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The 60 second leader

By TLF Research

Phil seems to have cornered the market in small, excellent value, highly readable management books. The idea with this one is that there are simply far too many books on leadership and management; if you want to have any time left in which to lead, then you can't possibly read all of them. Phil's new book breaks leadership down into 30 key principles, tackling each one in its own short chapter. The 30 individual elements are grouped into 5 categories:

The 30 Elements of Leadership

Personal (self) leadership

Failure - Connection

Intuition - Luck

Decisions - Optimism

Leading the organisation

Strategy - Execution

Competition - Management

Action - Change

Leading people

Questions - Motivation

Attention - Engagement

Stories - Targets

Distributed leadership

Innovation - Leading from the middle

Culture - Frontline leadership(1)

Customers - Frontline leadership(2)

Great leadership

Ego - Love

Humility - Presence

Fear - Legacy

Each of the 30 "essential elements of leadership" distils the best bits from prominent books and thinkers into three or four compactly written pages. This brevity probably means that a sceptic won't be won round, but that's not really the point. This is a book for leaders who are already sold on most of the ideas in it, but want a source of inspiration and ideas. It's ideal use is to prompt yourself to take action.

These chapters are both broken up and supported by "leadership tales" illustrating aspects of leadership with a particular case study. These inspirational stories feature the usual cast of CEOs and commentators (Branson, Semler, Eisner etc), and there is a good mixture of classic tales and ones you won't have heard before. My personal favourite, entitled "unexpected leaders", is about a ten year old girl named Tilly Smith who saved nearly a hundred people by insisting to her parents that a tsunami was on the way as they sat on a Thai beach in December 2004. The point? "…we must encourage leaders to emerge from unexpected places and recognise them when they do. In flexible organisations different people will lead at different times…".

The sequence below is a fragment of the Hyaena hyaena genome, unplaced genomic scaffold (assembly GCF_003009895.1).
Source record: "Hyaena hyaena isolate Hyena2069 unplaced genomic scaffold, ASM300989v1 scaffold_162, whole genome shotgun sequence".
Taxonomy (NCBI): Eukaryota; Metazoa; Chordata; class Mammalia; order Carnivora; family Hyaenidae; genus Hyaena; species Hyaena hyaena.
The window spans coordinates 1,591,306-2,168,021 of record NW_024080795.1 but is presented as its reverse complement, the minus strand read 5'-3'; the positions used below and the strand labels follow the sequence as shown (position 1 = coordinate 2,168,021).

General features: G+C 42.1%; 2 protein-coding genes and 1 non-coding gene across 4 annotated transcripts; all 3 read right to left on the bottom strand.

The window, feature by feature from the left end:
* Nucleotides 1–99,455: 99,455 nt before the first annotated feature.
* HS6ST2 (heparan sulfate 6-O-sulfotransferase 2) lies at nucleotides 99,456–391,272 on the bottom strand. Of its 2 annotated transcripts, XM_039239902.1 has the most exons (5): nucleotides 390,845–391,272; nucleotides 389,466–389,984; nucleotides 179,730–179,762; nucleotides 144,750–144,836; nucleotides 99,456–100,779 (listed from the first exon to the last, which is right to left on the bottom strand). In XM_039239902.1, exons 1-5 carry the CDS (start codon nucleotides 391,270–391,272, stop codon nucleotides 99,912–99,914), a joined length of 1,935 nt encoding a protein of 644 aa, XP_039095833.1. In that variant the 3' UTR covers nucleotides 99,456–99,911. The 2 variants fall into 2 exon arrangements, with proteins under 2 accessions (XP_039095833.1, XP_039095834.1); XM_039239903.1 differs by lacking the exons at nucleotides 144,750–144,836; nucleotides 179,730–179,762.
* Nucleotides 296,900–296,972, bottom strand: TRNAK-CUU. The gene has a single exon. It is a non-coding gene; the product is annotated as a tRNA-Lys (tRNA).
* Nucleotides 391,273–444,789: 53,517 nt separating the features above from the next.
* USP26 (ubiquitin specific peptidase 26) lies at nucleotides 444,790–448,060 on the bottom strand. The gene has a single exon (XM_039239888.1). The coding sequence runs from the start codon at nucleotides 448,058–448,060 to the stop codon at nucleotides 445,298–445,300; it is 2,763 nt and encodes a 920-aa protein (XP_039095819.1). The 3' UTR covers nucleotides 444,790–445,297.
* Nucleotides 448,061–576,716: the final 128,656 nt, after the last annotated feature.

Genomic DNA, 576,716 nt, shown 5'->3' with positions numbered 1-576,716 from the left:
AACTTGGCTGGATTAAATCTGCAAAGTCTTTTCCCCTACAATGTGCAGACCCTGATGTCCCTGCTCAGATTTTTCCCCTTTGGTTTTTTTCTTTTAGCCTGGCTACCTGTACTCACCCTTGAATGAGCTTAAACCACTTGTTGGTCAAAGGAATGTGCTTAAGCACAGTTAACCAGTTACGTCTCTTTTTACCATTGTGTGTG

Phil finishes the book with a section entitled "where next?". Apparently research shows that we put learning into action best if we "focus in regular 10-15 minute sessions"; just enough time to read one chapter, think of something to do differently, and start doing it. This seems like a great way to use The 60 Second Leader—set aside 15 minutes a week (or a day!) to read a chapter and really do something about it. If you do that, I bet this book will make more changes to you and your organisation than any number of hours spent slogging away at weightier tomes on the train/in the bath.


Phil clearly understands very well what matters for a leader. Even better, he has spotted a gap in the market for a book that is genuinely practical and focused on making change happen. Last, but not least, for people (like me) who are collectors of quotes and anecdotes this book is stuffed full of them. This is an excellent read that resists the urge to over-complicate. Just because great leadership is rare, and perhaps difficult, doesn't mean that it's complicated. Make this book part of your weekly regime, remind yourself what really matters, and promise to do something with what you learn. Best of all it's cheap (only £6 on Amazon) — buy two and give one to your boss!

01484 517575
Taylor Hill Mill, Huddersfield HD4 6JA
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